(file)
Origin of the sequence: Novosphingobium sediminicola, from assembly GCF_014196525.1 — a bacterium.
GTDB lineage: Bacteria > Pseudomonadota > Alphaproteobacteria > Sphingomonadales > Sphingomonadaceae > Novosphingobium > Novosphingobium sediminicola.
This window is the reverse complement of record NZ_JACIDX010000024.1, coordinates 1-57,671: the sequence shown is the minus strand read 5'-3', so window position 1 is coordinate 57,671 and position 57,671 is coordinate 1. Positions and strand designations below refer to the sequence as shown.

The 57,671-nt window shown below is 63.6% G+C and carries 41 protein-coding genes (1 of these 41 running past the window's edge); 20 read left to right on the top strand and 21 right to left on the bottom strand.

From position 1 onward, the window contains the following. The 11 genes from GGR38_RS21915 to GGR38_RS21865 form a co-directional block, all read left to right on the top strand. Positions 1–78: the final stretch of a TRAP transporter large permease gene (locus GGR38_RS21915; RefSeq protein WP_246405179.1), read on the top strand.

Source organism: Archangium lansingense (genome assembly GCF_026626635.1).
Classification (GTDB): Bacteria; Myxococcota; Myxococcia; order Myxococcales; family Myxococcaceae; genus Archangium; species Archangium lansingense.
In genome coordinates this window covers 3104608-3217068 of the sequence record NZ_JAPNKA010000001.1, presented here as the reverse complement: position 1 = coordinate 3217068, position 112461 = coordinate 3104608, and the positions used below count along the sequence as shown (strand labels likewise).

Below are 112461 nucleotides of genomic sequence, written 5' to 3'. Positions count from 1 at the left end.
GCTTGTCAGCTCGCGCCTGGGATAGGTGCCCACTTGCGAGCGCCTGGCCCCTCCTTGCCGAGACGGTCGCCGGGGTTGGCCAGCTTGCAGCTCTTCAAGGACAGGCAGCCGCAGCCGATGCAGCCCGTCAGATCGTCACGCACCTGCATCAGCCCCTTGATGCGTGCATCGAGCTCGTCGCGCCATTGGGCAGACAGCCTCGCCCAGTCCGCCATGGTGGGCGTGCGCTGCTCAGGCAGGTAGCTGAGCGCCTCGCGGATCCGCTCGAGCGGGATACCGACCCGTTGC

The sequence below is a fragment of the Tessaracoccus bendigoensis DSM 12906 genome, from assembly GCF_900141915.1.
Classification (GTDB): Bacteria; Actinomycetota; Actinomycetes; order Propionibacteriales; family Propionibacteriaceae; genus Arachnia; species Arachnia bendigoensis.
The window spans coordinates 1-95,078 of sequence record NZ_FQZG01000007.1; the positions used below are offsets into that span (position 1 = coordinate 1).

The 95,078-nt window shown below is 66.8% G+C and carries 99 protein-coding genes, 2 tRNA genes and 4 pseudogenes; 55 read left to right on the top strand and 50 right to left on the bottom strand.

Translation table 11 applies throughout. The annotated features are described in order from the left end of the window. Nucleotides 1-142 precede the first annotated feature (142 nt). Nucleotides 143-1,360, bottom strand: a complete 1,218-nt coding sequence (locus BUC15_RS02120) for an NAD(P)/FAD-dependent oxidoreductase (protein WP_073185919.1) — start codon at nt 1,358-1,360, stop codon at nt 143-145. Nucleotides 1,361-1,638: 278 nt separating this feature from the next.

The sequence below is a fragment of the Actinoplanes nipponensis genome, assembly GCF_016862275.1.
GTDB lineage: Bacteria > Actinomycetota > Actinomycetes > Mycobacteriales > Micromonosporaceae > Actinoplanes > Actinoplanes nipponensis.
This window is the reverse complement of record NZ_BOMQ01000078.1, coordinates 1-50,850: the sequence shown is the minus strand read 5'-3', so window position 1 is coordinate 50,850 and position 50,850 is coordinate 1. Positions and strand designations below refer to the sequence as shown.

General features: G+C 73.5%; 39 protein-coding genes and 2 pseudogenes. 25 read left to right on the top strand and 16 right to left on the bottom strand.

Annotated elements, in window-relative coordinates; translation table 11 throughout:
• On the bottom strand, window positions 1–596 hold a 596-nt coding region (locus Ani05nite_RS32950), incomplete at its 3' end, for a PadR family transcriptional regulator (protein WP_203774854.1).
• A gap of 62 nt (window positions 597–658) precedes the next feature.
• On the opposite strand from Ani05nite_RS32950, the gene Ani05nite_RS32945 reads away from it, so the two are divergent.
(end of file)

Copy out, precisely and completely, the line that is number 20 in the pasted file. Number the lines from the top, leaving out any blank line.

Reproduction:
Annotated elements, in window-relative coordinates; translation table 11 throughout: